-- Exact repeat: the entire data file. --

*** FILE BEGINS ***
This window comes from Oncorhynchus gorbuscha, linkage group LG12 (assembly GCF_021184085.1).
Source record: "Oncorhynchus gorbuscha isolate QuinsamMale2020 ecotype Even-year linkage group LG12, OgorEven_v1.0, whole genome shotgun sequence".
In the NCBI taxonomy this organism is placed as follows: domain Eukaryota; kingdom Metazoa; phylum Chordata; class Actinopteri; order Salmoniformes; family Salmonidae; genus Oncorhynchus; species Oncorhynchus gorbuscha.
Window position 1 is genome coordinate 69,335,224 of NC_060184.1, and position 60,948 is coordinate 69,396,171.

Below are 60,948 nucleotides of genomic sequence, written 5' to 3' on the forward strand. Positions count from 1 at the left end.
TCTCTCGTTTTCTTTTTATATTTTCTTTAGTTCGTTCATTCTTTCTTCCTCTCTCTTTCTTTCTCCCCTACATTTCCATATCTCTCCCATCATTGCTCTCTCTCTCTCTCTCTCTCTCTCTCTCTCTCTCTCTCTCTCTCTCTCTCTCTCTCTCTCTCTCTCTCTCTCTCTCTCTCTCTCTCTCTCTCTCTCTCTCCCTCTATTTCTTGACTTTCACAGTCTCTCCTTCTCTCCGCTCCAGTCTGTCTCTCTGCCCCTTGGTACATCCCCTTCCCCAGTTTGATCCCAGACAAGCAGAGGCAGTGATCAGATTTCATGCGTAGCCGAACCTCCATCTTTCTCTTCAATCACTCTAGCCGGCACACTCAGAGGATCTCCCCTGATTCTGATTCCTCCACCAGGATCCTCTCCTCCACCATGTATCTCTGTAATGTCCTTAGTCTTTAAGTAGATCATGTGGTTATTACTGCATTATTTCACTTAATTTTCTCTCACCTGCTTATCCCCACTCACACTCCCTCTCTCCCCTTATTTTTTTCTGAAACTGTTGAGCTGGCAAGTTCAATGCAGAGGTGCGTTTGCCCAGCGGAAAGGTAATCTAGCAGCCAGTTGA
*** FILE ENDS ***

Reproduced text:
This window comes from Oncorhynchus gorbuscha, linkage group LG12 (assembly GCF_021184085.1).
Source record: "Oncorhynchus gorbuscha isolate QuinsamMale2020 ecotype Even-year linkage group LG12, OgorEven_v1.0, whole genome shotgun sequence".
In the NCBI taxonomy this organism is placed as follows: domain Eukaryota; kingdom Metazoa; phylum Chordata; class Actinopteri; order Salmoniformes; family Salmonidae; genus Oncorhynchus; species Oncorhynchus gorbuscha.
Window position 1 is genome coordinate 69,335,224 of NC_060184.1, and position 60,948 is coordinate 69,396,171.

Below are 60,948 nucleotides of genomic sequence, written 5' to 3' on the forward strand. Positions count from 1 at the left end.
TCTCTCGTTTTCTTTTTATATTTTCTTTAGTTCGTTCATTCTTTCTTCCTCTCTCTTTCTTTCTCCCCTACATTTCCATATCTCTCCCATCATTGCTCTCTCTCTCTCTCTCTCTCTCTCTCTCTCTCTCTCTCTCTCTCTCTCTCTCTCTCTCTCTCTCTCTCTCTCTCTCTCTCTCTCTCTCTCTCTCTCTCTCCCTCTATTTCTTGACTTTCACAGTCTCTCCTTCTCTCCGCTCCAGTCTGTCTCTCTGCCCCTTGGTACATCCCCTTCCCCAGTTTGATCCCAGACAAGCAGAGGCAGTGATCAGATTTCATGCGTAGCCGAACCTCCATCTTTCTCTTCAATCACTCTAGCCGGCACACTCAGAGGATCTCCCCTGATTCTGATTCCTCCACCAGGATCCTCTCCTCCACCATGTATCTCTGTAATGTCCTTAGTCTTTAAGTAGATCATGTGGTTATTACTGCATTATTTCACTTAATTTTCTCTCACCTGCTTATCCCCACTCACACTCCCTCTCTCCCCTTATTTTTTTCTGAAACTGTTGAGCTGGCAAGTTCAATGCAGAGGTGCGTTTGCCCAGCGGAAAGGTAATCTAGCAGCCAGTTGA